The National Council on Problem Gambling and the National Association of Administrators of Disordered Gambling Services have struck an alliance to highlight potential harms from sports betting and how to address them.
This comes ahead of the impending March Madness NCAA basketball tournament, which American Gaming Association research shows that 47.4m Americans will wager on.
“NCPG and NAADGS created Problem Gambling Awareness Month as an annual campaign to focus the public on identifying and helping those affected by gambling addiction,” said Keith Whyte, NCPG executive director.
“We leverage March Madness to aid that effort because sports bettors can be especially vulnerable to this problem. Last year the pandemic caused the tournament to be cancelled, but now it is back, starting in a few days.
“We fully expect calls to our National Problem Gambling Helpline and other helplines to peak during this month and we stand ready to help.”
The NCPG and NAADGS joined together nineteen years ago to designate March as Problem Gambling Awareness Month due to the collegiate basketball event that has people in neighbourhoods and offices filling out brackets and placing bets.
PGAM is a national awareness campaign modelled after SAMHSA’s National Alcohol and Drug Addiction Recovery Month. Although problem gambling services receive no federal funding, with each passing year more join the hundreds of organisations that participate in a bid to help the public, bettors and families be aware of the issue.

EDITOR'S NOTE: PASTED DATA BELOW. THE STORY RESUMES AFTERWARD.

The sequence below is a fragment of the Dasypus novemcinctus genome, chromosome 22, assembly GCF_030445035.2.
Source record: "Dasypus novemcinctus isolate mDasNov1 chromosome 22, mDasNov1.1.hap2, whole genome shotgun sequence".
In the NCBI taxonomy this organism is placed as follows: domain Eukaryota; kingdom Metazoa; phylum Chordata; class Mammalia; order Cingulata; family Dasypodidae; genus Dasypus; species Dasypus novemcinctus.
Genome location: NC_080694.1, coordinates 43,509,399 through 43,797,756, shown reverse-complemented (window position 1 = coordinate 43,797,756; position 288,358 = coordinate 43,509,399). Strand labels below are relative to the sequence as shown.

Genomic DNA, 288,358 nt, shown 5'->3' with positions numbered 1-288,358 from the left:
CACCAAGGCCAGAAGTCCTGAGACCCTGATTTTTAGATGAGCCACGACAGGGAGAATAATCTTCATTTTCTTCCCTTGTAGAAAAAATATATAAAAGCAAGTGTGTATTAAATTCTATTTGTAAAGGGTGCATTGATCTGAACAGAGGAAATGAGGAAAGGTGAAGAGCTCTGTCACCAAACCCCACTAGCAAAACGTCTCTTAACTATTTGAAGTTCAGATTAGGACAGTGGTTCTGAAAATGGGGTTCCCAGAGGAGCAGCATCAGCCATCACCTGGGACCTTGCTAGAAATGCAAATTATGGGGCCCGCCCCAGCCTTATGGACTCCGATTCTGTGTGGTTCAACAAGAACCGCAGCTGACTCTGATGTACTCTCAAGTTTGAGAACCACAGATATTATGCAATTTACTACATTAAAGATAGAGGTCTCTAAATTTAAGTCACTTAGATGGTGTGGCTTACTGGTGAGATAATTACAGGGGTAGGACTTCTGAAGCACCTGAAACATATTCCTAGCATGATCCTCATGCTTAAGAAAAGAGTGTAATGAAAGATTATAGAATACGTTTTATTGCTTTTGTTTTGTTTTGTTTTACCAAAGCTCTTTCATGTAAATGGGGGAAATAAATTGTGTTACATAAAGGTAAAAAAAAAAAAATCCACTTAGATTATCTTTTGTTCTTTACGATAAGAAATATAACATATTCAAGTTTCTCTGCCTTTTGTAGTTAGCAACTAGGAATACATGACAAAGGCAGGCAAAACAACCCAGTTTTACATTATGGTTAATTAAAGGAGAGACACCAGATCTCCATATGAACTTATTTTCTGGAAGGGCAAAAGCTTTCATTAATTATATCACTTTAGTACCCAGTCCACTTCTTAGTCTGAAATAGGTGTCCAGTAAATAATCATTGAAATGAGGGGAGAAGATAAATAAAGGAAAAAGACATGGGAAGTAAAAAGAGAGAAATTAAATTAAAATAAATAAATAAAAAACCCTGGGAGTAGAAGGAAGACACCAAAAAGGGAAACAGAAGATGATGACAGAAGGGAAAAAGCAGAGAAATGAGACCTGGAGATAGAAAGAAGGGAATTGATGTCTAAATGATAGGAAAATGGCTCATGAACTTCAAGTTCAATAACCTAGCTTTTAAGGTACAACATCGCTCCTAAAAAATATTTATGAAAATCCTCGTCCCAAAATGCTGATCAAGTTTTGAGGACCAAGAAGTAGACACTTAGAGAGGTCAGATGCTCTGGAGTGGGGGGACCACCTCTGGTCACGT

“States across the country have decided to expand options for gambling in recent years,” said Stacey Frohnapfel-Hasson, president of the NAADGS. “The need for awareness of responsible gambling practices is more vital now than ever before.
“As state administrators for problem gambling services, we’re excited to partner with the National Council on Problem Gambling to build awareness of prevention, treatment and recovery services for those in need.”
These comments come amid the “fastest expansion of gambling in the United States ever,” with sports betting operational in 20 states and Washington DC and legalised but not operational in five, with 17 states currently having active or pre-filed legislation to legalise the activity.